Linus and Ava Helen Pauling journeyed to Australia and New Zealand three times across the span of three different decades. They visited for scientific and political reasons, and grew to admire many aspects of the region; in particular the people, their peace movement and the scenery. But the couple’s feelings toward the Australian government were decidedly mixed.
In November 1959, the couple ventured to the southern hemisphere for the Australian and New Zealand Congress for International Cooperation and Disarmament and Festival of the Arts, held in Melbourne from November 7-14. The gathering was a high-profile and mildly controversial event, sponsored by people from many different professions: professors, lawyers, scientists, writers, doctors, church leaders, Australian labor party activists and trade unionists. By day the congress consisted of meetings and conferences, while at night members traveled to different town halls around Melbourne to do promotional work.
Cold war tensions ran rampant throughout the Congress as, at the time, the Australian government was wading through its own period of McCarthyism. Trade unions, whose leadership positions were widely held by Communist Party members, were represented by large numbers and heavy influence at the Congress. Due to consequent perceptions of communist influence, the Australian government had officially denounced the Congress prior to its start. Asked by the press for his views on the issue, Pauling framed the government’s actions as “politically rational but morally irrational.” One of the few additional foreign guests at the conference, British writer J.B. Priestly, who was actually well-known for his socialist views, threatened to walk out if the conference was dominated by communists.
For her part, Ava Helen found the sentiment ridiculous. She wrote in her journal
I made a statement in most of the talks that I gave that I saw no use whatsoever in holding a conference to discuss peace unless communists were present; we have communists in this world and it is with them that we must come to some agreement about the world in general.
Despite the controversy, many international figures lent their names in support of the conference, including such major figures as Eleanor Roosevelt and Indian Prime Minister Jawaharlal Nehru.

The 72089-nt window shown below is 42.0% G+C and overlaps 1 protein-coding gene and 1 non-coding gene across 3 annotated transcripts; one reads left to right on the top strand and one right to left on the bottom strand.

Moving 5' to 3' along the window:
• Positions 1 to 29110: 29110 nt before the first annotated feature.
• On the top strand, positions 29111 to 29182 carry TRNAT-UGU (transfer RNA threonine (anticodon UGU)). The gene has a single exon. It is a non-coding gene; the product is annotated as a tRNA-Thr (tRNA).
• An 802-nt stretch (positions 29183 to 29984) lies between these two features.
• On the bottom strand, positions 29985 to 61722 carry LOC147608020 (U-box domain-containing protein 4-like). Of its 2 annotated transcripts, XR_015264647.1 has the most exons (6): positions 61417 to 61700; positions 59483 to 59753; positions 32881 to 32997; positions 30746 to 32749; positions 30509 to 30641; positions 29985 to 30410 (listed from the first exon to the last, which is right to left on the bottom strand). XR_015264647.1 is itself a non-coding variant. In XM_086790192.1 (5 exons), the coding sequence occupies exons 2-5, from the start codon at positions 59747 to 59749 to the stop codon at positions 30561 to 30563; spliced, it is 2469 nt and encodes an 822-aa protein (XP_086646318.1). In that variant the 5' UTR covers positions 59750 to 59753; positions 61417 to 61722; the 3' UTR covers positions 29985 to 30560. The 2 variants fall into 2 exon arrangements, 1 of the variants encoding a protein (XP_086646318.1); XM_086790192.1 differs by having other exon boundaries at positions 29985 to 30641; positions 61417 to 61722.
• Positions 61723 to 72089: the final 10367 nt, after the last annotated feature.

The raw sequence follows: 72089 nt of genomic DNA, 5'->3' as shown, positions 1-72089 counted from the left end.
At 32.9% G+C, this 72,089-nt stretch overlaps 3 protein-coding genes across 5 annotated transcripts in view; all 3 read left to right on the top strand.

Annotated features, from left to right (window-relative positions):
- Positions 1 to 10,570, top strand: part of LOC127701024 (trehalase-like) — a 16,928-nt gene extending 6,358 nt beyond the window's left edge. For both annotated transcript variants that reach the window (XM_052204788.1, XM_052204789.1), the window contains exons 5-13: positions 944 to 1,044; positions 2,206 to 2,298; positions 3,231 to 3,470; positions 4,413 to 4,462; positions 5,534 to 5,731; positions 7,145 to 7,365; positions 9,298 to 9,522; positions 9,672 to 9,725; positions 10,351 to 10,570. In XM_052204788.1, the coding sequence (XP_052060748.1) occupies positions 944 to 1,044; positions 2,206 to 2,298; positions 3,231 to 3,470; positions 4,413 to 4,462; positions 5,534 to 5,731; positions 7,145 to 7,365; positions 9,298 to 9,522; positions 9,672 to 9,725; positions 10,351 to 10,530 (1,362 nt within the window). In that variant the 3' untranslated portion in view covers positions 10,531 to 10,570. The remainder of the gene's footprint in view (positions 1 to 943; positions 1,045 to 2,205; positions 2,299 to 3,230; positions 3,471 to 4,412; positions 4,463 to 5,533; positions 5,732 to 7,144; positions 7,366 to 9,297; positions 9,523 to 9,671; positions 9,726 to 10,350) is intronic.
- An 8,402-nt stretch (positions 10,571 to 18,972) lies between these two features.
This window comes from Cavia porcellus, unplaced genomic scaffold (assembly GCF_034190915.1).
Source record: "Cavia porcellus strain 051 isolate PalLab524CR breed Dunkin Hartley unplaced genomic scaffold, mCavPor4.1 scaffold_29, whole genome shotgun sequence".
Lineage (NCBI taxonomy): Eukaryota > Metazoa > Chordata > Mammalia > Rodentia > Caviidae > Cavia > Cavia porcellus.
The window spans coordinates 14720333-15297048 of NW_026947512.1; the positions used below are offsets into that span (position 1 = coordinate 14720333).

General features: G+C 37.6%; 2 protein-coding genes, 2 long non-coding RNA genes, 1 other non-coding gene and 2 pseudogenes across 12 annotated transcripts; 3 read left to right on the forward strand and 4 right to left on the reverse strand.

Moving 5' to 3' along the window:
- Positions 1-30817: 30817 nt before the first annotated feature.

An especially controversial member in attendance was Sir Mark Oliphant, an Australian physicist known for his role in the creation of the atomic bomb and a friend of the Paulings. (Following Hiroshima and Nagasaki, Oliphant, like Linus Pauling, became a peace activist and a harsh critic of nuclear weapons.) Oliphant created quite a stir when he withdrew his sponsorship midway through the Congress. This action understandably led members to assume that the withdrawal was due to some lack of belief in the peaceful goals espoused by the Congress.
However, in later correspondence, Oliphant revealed his motivations as being both more nuanced and ambivalent. His concern centered on the fact that the focus of the Congress was to create momentum to pressure governing bodies to disarm. During the proceedings, Oliphant was disappointed that more tangible solutions were not being discussed, but later came to agree with the goals of the Congress and expressed regret over his withdrawal. Later their trip, the Paulings made a point of visiting Oliphant in Canberra at the Australian National University, where he was director of the School of Physical Sciences – clearly there were not hard feelings between friends.
After the week-long Congress came to a close, the Paulings left, buoyed by a feeling of optimism. Ava Helen hoped that another congress would happen very soon, and that the next time around an actual plan could be put in place.
Their obligations completed, Linus and Ava Helen ventured on to other cities in Australia: Adelaide, Sydney, Brisbane, Canberra, Newcastle, and Wollongong. While travel plans often revolved around her husband, Ava Helen had her own agenda for the trip. In her diary she noted, “While I am here in Australia for five weeks, I want particularly to learn as much about Australian women as I can.” Viewed in this light, Ava Helen, who worked for the US National Board of the Women’s International League for Peace and Freedom, deemed the trip a success. In particular, she took the opportunity to speak to various women’s groups while her husband was delivering his usual chemistry lectures at high schools and universities.
While traveling about, the Paulings were particularly impressed with the Australian labor movement. They had visited coal mines, gas and electric plants and railroads, and met with the leaders of various unions. As it turned out, Australia’s trade unions were huge proponents of the peace movement. Ava Helen noted,
The broad support of the Congress by the labor unions both officially and by individual members is one of the chief reasons it was so successful… We became well acquainted with many aspects of Australian life because of meeting many people in these various cities, and we were particularly impressed with the labor movement in Australia. As far as we could tell, most of the trade unions in Australia definitely want world cooperation and peace and are willing to work for it. They feel that the cold war is detrimental and that it should be stopped.
When not busy fulfilling their commitments as scientists and peace delegates, the couple took in the famously lush scenery of the countryside. Drives along the coast and mountaintop picnics were worked into the itinerary. After making their way through Australia, the pair moved on to New Zealand, where they made stops in Wellington (and had lunch with the Prime Minister), Christchurch, Timaru, Dunedin, and Auckland. All the while, they promoted their message of peace from the congress.
After a five-week long adventure, the Paulings embarked on the long trip back to the States. It would be five more years before they made a return trip to Oz.